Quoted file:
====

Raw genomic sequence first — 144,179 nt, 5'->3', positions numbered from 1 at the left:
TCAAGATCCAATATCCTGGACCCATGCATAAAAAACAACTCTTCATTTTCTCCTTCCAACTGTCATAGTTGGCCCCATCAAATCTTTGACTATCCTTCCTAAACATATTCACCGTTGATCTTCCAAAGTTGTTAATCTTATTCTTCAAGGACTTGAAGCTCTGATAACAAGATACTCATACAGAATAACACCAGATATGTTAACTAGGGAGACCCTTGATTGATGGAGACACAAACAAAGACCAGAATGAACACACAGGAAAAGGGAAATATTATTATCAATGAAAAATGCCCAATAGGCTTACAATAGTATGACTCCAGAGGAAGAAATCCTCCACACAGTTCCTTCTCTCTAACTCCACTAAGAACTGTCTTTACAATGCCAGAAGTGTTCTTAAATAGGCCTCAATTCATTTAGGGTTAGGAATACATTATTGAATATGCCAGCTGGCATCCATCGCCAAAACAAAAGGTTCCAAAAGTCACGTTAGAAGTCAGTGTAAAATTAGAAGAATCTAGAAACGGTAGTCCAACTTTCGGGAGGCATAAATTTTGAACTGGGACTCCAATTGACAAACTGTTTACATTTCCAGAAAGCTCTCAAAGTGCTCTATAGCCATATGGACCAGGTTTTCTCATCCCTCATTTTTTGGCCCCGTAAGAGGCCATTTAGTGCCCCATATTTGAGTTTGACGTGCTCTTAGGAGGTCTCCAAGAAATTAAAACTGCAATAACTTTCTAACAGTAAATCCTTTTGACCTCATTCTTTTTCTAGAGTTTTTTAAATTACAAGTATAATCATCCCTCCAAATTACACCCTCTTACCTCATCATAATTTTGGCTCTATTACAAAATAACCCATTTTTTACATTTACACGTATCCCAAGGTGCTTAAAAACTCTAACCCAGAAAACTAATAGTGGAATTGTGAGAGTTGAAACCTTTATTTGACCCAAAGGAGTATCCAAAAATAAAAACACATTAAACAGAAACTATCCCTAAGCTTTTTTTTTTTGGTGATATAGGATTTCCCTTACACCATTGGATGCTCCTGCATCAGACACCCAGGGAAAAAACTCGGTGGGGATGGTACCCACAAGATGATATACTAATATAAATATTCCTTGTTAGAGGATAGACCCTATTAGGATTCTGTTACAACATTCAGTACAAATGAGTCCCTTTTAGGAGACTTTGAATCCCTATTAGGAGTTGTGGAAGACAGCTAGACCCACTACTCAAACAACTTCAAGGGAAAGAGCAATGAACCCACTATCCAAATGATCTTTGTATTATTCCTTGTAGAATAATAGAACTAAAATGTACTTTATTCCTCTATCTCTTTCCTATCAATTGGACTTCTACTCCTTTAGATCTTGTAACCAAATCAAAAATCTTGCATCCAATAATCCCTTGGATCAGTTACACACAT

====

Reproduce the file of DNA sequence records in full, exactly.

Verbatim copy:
Raw genomic sequence first — 144,179 nt, 5'->3', positions numbered from 1 at the left:
TCAAGATCCAATATCCTGGACCCATGCATAAAAAACAACTCTTCATTTTCTCCTTCCAACTGTCATAGTTGGCCCCATCAAATCTTTGACTATCCTTCCTAAACATATTCACCGTTGATCTTCCAAAGTTGTTAATCTTATTCTTCAAGGACTTGAAGCTCTGATAACAAGATACTCATACAGAATAACACCAGATATGTTAACTAGGGAGACCCTTGATTGATGGAGACACAAACAAAGACCAGAATGAACACACAGGAAAAGGGAAATATTATTATCAATGAAAAATGCCCAATAGGCTTACAATAGTATGACTCCAGAGGAAGAAATCCTCCACACAGTTCCTTCTCTCTAACTCCACTAAGAACTGTCTTTACAATGCCAGAAGTGTTCTTAAATAGGCCTCAATTCATTTAGGGTTAGGAATACATTATTGAATATGCCAGCTGGCATCCATCGCCAAAACAAAAGGTTCCAAAAGTCACGTTAGAAGTCAGTGTAAAATTAGAAGAATCTAGAAACGGTAGTCCAACTTTCGGGAGGCATAAATTTTGAACTGGGACTCCAATTGACAAACTGTTTACATTTCCAGAAAGCTCTCAAAGTGCTCTATAGCCATATGGACCAGGTTTTCTCATCCCTCATTTTTTGGCCCCGTAAGAGGCCATTTAGTGCCCCATATTTGAGTTTGACGTGCTCTTAGGAGGTCTCCAAGAAATTAAAACTGCAATAACTTTCTAACAGTAAATCCTTTTGACCTCATTCTTTTTCTAGAGTTTTTTAAATTACAAGTATAATCATCCCTCCAAATTACACCCTCTTACCTCATCATAATTTTGGCTCTATTACAAAATAACCCATTTTTTACATTTACACGTATCCCAAGGTGCTTAAAAACTCTAACCCAGAAAACTAATAGTGGAATTGTGAGAGTTGAAACCTTTATTTGACCCAAAGGAGTATCCAAAAATAAAAACACATTAAACAGAAACTATCCCTAAGCTTTTTTTTTTTGGTGATATAGGATTTCCCTTACACCATTGGATGCTCCTGCATCAGACACCCAGGGAAAAAACTCGGTGGGGATGGTACCCACAAGATGATATACTAATATAAATATTCCTTGTTAGAGGATAGACCCTATTAGGATTCTGTTACAACATTCAGTACAAATGAGTCCCTTTTAGGAGACTTTGAATCCCTATTAGGAGTTGTGGAAGACAGCTAGACCCACTACTCAAACAACTTCAAGGGAAAGAGCAATGAACCCACTATCCAAATGATCTTTGTATTATTCCTTGTAGAATAATAGAACTAAAATGTACTTTATTCCTCTATCTCTTTCCTATCAATTGGACTTCTACTCCTTTAGATCTTGTAACCAAATCAAAAATCTTGCATCCAATAATCCCTTGGATCAGTTACACACAT